Parents As Partners In Children's Learning
Parents and teachers may look at young children's learning from different perspectives, but they share a common goal: making sure that children receive the best possible education. Mutual respect and communication between programs and families takes advantage of both perspectives to provide children with the kind of care and education that will help them thrive. Today's family members and caregivers have many responsibilities and time constraints. It takes extra effort on both sides to build strong partnerships.
Tips for caregivers and teachers:
Listen carefully to parents -- they are experts on their own children, too. Families can provide important information on a child's behavior outside the program or classroom.
Be sensitive to different cultures and child-rearing beliefs. Never make judgments on parenting styles; always make an effort to respect the family's values and beliefs.
Share pertinent information about the child on a daily basis, especially in programs caring for infants and toddlers. An established system for keeping records and reporting to parents about each child is key to good communications.
Welcome parents into the program or classroom. Ask parents to drop by for lunch or snack, or arrange after-work events like socials or pot-luck dinners. Working around parents' busy schedules sends a message of being sensitive to families' needs.
Communicate with parents about children's assignments or activities ahead of time. This will allow parents to set time aside for working with their child or coordinate family schedules with school expectations. Parents also appreciate regular, meaningful progress reports early in the year with time and recommendations to help prepare children for the next levels of their education.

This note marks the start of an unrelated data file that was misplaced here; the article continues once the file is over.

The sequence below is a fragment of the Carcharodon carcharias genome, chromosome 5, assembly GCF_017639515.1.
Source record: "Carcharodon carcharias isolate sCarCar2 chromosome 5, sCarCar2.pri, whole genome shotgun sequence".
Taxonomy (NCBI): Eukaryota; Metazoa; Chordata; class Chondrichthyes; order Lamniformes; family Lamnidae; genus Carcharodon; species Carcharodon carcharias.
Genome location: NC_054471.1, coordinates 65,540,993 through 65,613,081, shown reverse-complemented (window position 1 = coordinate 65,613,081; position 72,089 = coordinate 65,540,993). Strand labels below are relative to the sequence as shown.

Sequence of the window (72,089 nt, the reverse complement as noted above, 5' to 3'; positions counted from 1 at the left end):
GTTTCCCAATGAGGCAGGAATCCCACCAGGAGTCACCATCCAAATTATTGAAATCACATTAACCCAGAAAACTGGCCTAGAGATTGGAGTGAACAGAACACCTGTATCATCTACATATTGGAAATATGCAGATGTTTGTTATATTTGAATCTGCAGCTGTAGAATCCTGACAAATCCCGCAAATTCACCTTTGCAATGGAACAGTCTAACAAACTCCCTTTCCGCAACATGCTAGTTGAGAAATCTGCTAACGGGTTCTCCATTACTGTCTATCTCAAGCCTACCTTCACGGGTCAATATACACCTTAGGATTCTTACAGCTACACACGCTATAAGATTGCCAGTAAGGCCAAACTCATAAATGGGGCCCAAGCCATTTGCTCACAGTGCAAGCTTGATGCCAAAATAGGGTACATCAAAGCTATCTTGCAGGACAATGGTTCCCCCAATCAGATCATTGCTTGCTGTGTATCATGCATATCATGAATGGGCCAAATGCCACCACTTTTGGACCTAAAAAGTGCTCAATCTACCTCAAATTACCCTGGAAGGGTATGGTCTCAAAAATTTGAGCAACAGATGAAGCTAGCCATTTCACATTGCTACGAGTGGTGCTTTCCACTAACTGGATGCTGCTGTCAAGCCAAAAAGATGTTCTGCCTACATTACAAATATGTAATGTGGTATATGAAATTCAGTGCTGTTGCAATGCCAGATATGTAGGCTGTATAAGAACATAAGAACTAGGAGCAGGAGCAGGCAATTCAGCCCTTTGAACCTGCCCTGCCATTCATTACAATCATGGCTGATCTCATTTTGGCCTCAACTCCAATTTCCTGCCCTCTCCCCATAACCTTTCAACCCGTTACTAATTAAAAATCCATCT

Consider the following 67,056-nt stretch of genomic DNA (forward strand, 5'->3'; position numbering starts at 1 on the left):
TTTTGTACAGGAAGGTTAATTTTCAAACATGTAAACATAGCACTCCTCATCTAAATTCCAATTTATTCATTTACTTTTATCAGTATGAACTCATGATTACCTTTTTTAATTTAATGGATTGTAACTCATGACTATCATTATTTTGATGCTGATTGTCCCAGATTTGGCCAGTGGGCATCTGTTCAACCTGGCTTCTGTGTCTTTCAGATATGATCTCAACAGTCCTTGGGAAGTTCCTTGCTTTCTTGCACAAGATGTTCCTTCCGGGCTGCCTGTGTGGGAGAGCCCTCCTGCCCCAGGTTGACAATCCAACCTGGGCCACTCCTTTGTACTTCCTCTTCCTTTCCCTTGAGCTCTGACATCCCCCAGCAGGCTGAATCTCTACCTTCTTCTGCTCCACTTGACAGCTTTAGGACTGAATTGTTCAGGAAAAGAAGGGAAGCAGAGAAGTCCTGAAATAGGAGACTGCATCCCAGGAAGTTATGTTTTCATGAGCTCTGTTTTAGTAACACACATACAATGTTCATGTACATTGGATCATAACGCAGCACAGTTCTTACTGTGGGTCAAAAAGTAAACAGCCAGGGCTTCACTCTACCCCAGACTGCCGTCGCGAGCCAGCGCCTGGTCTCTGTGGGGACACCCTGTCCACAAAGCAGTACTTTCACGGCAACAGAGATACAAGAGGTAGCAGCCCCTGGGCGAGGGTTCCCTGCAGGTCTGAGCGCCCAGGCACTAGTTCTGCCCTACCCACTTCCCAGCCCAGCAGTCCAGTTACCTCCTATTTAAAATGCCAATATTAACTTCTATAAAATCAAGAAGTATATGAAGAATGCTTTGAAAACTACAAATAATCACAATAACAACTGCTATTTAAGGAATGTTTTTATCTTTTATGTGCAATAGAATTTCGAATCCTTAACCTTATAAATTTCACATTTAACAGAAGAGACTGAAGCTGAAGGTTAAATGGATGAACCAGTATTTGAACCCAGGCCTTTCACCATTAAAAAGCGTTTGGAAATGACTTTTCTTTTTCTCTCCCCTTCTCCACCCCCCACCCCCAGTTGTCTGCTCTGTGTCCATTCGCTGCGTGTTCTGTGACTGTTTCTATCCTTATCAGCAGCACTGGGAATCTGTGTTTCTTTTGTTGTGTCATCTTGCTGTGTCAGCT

Tips for parents:
Listen carefully to what your child's teacher or caregiver has to say. Remember that they spend a significant amount of time with children and share expertise about their development.
Don't jump to conclusions. If you have questions or concerns about your child or the early childhood program, speak directly to your child's teacher, caregiver, or program supervisor. Don't panic or merely commiserate with other parents when questions arise.
Remember that many teachers or caregivers have families of their own, and may share similar responsibilities and time constraints. Be as respectful of their time as you wish them to be of yours. Many early childhood programs today are working hard to become more "family-friendly," providing newsletters to parents that focus on staff members and professional development, ensuring one positive phone call per child each semester, or even providing voice mail for parents to leave messages after working hours. Programs may demonstrate strengths in different ways, but working together with parents remains crucial. When teachers or caregivers make the extra effort to include parents in program activities, and parents take the time to attend and participate, children benefit from the best possible learning experience.